Reader reviews and comments on Major Pettigrew's Last Stand, plus links to write your own review.

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Major Pettigrew's Last Stand

A Novel

by Helen Simonson

Major Pettigrew's Last Stand
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  • First Published:
    Mar 2010, 368 pages
    Paperback:
    Dec 2010, 384 pages

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Book Reviewed by:
BJ Nathan Hegedus

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Reviews

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There are currently 13 reader reviews for Major Pettigrew's Last Stand
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Brenda S (06/20/15)

CHARMING STORY
The story was very charming....I really enjoyed the characters, some very likeable and some not so very likeable. The storyline was really clever. I highly recommend the book to everyone.
Power Reviewer Cloggie Downunder (05/11/13)

excellent first novel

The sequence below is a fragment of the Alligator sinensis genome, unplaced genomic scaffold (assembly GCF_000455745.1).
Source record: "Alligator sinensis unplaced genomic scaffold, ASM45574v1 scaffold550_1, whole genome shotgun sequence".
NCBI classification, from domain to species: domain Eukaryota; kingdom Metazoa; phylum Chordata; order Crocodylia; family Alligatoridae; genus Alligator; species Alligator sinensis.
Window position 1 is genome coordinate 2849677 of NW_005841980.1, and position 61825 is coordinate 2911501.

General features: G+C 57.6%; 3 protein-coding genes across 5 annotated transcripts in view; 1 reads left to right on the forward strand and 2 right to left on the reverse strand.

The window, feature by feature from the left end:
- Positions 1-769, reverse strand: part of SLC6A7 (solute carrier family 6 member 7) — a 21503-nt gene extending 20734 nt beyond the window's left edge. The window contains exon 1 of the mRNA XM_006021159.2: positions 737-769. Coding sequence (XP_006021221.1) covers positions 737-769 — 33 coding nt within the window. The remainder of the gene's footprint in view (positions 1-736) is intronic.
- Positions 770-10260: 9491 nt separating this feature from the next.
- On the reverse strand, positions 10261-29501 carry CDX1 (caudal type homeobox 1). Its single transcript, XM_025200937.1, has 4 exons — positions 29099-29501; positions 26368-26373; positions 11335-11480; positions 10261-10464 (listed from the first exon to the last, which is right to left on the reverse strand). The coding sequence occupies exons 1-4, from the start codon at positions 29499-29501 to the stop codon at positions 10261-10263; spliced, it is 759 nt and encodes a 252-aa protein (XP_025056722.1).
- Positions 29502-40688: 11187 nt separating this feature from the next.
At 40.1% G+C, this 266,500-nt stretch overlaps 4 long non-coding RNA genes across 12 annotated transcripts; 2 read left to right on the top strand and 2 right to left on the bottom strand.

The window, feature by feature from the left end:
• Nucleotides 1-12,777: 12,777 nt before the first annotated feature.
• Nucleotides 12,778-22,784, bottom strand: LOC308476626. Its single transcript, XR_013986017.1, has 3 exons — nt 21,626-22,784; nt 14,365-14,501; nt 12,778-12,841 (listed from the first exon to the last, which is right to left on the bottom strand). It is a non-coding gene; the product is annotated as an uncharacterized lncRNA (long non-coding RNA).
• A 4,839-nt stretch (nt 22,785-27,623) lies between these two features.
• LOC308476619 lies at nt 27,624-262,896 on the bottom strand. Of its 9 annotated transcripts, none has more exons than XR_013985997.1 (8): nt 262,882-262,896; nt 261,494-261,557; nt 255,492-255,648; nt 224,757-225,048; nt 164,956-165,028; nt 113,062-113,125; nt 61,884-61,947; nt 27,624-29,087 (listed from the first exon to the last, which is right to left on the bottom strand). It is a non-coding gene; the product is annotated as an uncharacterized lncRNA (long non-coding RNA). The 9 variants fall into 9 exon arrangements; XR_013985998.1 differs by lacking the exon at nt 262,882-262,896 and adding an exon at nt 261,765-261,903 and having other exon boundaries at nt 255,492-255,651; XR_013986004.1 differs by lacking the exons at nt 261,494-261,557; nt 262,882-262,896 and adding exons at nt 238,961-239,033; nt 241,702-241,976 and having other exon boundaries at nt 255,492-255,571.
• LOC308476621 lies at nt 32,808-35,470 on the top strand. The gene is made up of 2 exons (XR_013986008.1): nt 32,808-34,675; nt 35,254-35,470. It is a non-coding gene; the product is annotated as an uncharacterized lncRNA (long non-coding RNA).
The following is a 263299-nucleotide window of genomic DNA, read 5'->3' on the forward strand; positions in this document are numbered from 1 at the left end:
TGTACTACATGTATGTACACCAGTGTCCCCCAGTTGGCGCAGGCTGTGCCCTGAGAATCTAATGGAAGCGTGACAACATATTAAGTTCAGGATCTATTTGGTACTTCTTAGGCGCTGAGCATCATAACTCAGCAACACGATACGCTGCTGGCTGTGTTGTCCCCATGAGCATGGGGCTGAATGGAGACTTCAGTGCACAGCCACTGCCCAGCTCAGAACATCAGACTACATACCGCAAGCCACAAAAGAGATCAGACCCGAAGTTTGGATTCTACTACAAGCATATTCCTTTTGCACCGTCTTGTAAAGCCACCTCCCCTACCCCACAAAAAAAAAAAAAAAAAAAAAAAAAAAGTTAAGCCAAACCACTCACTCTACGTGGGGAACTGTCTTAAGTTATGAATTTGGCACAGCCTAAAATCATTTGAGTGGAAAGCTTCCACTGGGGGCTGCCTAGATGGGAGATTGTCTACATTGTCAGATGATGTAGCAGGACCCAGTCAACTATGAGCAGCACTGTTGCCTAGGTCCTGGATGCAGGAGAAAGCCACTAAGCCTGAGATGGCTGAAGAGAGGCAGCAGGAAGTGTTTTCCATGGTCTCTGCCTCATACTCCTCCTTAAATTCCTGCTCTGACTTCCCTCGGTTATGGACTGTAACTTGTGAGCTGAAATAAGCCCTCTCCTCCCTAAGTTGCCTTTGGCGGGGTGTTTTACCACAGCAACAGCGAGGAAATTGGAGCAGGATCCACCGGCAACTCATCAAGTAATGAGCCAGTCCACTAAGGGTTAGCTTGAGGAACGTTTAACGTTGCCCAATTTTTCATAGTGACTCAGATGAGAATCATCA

Major Pettigrew’s Last Stand is the first novel of British-born American author, Helen Simonson. Major Ernest Pettigrew (retired) lives in the charming English village of Edgecombe St Mary. Some six years after the death of his wife Nancy, it takes the events surrounding the sudden death of his younger brother, Bertie, to bring Mrs Jasmina Ali, the owner of the village shop, to his notice. As unlikely as it may seem, he finds he has a lot in common with this gentle woman of Pakistani descent. Simonson creates the feel of the rural English village with consummate ease, from the Lord of the Manor desperately trying to keep up his estate to the Golf Club with its exclusive membership to the well-meaning Ladies led by the vicar’s wife. Simonson’s characters are easily recognisable: the self-indulgent adult offspring with their focus on money; the hopeful spinster trying to be noticed by the last eligible male; the young Asian woman trying to escape the oppressive family; the professional Asian couple ingratiating themselves with the British Upper Class; and, of course, the stiff British Major who turns out to be terribly human, and therefore eminently likeable. Yet the characters have depth and the fact that all of the characters have some redeeming feature makes them all the more realistic: none is totally good or totally bad. Simonson touches on inheritance, the divide between the generations, loneliness, mortality, the fate of Manor houses, the mingling of cultures, housing estate development and stewardship of the land. She manages to include: an annual Golf Club dance; a duck shoot; Kipling; at attack with a knitting needle; a set of matched hunting rifles; a suicide attempt and a dramatic cliff-top climax. Favourite quotes: “This was the dull ache of grief in the real world; more dyspepsia than passion.” “’The world is full of small ignorances,’ said a quiet voice. Mrs Ali appeared at his elbow and gave the young woman a stern look. ‘We must do our best to ignore them and thereby keep then small, don’t you think?’” and “ ‘I think everyone has the right to be shown respect,’ she said. ‘Ah, well, there you go.’ He shook his head. ‘Young people are always demanding respect instead of trying to earn it. In my day, respect was something to strive for. Something to be given, not taken.’ “ This is a brilliant first novel and I look forward to more from Helen Simonson.